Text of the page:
Phlebotomy Training Services Turns 10 Years Old!

Phlebotomy Training Services were originally established as the founder, Alison Purkiss, spotted that things could be done differently. Done better. A fully trained phlebotomist herself she realised that the standard of the training provided in the UK was sub-par. Therefore she went on to found Phlebotomy Training Services on the basic principle of quality education.

This is the main thing that sets PTS apart from other training providers: all our trainers are fully qualified educators, as well as phlebotomists. This means the level of training you receive will surpass any other provider.

It is exactly this level of training which has seen Phlebotomy Training Services go from strength to strength over the last 10 years, where other trainers have floundered and sank.

10 years is a huge milestone for any business, but for us at Phlebotomy Training Services we are extra proud, as it is nothing but hard work and determination that got us here.

We would like to say a huge thank you to the thousands of students that have taken our course and are now working as fully trained phlebotomists. Without all your support we would not grow to become what we have today. Thank you, and here’s to the next 10!


Could Young Blood Help Prevent Major Diseases?

In a recent study it was found that injecting older people with blood from young donors lowered the risk of issues such as cancer, Alzheimer’s and heart disease.

A start up in America, called Ambrosia, carried out the research to study the effects of injecting blood from young donors into people over the age of 35. The group were specifically looking at the number of proteins called carcinoembryonic antigens. Carcinoembryonic antigens are found in all people, but can increase in number in cancer patients.

In the study, which was carried out with 70 test subjects, carcinoembryonic antigens dropped after the subjects received the transfusions.

They also found decreases in the levels of cholesterol, and proteins that are linked to Alzheimer’s.

Jesse Karmazin, the founder of Ambrosia, said:

‘I don’t want to say the word panacea, but here’s something about teenagers. Whatever is in young blood is causing changes that appear to make the ageing process reverse.’

Also, there does not seem to be a limit the age of the people that can benefit from this treatment. The participants ages ranged between 40 and 80 and all of them showed similar amounts of improvements. The benefits gained lasted for varying amounts of time, but this did not seem to correlate with age.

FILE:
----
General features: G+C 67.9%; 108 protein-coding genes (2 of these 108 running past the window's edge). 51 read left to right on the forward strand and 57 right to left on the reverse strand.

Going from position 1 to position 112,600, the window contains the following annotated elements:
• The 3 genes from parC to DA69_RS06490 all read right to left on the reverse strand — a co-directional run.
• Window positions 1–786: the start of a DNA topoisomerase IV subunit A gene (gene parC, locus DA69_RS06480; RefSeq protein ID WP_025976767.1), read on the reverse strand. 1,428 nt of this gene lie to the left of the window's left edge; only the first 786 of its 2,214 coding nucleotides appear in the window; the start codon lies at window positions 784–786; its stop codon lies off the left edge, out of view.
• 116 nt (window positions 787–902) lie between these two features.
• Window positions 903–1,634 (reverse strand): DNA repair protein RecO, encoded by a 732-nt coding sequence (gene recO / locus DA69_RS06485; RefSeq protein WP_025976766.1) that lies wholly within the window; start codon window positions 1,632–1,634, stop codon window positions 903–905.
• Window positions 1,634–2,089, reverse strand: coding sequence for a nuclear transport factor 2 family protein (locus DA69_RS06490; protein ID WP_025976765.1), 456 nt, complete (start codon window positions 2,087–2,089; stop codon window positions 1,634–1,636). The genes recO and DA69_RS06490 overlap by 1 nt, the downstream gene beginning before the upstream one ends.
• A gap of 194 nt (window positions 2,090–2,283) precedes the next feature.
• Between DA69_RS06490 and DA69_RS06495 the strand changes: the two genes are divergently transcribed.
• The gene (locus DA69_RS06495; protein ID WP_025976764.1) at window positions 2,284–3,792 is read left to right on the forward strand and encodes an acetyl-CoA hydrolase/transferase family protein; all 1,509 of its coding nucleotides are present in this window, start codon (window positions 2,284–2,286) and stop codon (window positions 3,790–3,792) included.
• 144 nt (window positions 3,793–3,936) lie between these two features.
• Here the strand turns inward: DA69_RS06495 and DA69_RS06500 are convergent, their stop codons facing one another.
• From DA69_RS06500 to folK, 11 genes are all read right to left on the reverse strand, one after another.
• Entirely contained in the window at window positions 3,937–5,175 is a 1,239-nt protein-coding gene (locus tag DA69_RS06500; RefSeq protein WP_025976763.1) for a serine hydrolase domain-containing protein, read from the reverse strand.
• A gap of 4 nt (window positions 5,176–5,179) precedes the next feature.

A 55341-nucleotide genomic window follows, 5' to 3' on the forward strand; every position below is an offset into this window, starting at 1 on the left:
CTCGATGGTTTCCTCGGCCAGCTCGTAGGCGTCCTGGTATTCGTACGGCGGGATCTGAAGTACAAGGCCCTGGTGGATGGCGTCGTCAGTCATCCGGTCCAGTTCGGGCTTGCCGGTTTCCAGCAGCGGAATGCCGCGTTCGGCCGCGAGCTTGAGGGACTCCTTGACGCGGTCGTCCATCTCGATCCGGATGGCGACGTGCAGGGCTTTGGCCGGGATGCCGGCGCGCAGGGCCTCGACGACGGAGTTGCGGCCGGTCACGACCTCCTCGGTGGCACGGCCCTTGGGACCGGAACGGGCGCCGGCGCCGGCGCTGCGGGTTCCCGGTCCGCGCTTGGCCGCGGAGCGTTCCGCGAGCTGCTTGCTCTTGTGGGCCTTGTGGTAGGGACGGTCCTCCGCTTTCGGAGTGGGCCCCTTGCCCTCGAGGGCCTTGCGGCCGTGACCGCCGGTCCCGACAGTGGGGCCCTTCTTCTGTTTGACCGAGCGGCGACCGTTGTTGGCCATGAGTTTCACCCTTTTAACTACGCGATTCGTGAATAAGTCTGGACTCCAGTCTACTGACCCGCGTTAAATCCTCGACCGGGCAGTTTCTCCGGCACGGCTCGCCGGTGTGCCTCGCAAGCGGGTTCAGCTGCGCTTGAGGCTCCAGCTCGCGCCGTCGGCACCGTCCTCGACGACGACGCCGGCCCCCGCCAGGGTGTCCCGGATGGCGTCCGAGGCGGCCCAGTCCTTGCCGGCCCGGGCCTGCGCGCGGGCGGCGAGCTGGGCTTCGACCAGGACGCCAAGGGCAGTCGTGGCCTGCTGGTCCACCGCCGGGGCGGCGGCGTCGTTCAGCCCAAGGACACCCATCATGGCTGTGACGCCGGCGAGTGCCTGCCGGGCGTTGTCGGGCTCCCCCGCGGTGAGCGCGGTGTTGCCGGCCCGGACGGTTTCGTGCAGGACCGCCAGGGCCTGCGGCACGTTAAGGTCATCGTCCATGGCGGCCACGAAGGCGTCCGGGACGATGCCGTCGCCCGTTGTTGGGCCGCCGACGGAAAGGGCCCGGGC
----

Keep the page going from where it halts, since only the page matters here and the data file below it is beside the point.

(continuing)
Undoubtedly phlebotomy was a part of this process. Phlebotomy is the process of extracting blood from a patient for further analysis. This could be in the form of a health check, sports performance analysis or clinical studies.

The path to becoming a qualified phlebotomist is simple and clear. All you need is a professional qualification that can be earned on a weekends course.

Phlebotomy Training Services are the premier supplier of these courses in the UK, and offer courses at various locations throughout the UK. To find out more about the role of a phlebotomist, or the services we provide just call us on 01609 751 610.


How, and Why, To give Blood

Giving blood is something that most people are aware of, yet few rarely do. We are huge advocates of donating blood here at Phlebotomy Training Services, so we wanted to take a minute to talk about what donating blood actually entails, and how to go about doing it.
The blood you donate is used in transfusions and is regularly used to save and prolong lives. There is always a call for blood donations. 6000 donations of blood are needed every single day in order to fulfil requirements. Unfortunately, every year 200,000 people become ineligible to donate blood. This could be due to age, or medical circumstances. This is why there is a constant need for blood donations.
It is important for all people donate blood. This is because there are several blood groups. These are, A, B, O and AB. These blood types are specific, and cross contamination can be lethal, as the two blood types will attack each other. Except for blood type O, which, due to its make-up, can be given to any other type of blood group.
Typically once the blood is taken it is broken down into its component parts: red blood cells, platelets and plasma. By doing so the components can be used where they are most needed at any given time. As mentioned the blood and component parts you donate will inevitably be used in transfusions. In a study carried out in 2014 in hospitals the use of blood was broke down like so:
• 67% was used to treat medical conditions including anaemia, cancer and blood disorders
• 27% was used in surgery, including cardiac surgery and emergency surgery
• 6% was used to treat blood loss after childbirth
So how do you give blood? It’s actually very simple. First start by registering online at (while there it is worth checking if you are actually eligible to donate). Once you are registered find an appointment which suits you location and time wise. When you arrive you will be given a drink and taken through a health screening. Once this has been done you are sat comfortably somewhere. A small needle is inserted into your arm which will collect just under a pint of blood (470ml), which typically takes around 5-10 minutes. Once this is done you will be patched up and sent on your way. It really is that simple, and the blood you donate could go on to save any number of lives.
To find out more about being a phlebotomist, and the courses we offer, just call us on 01609 751 610.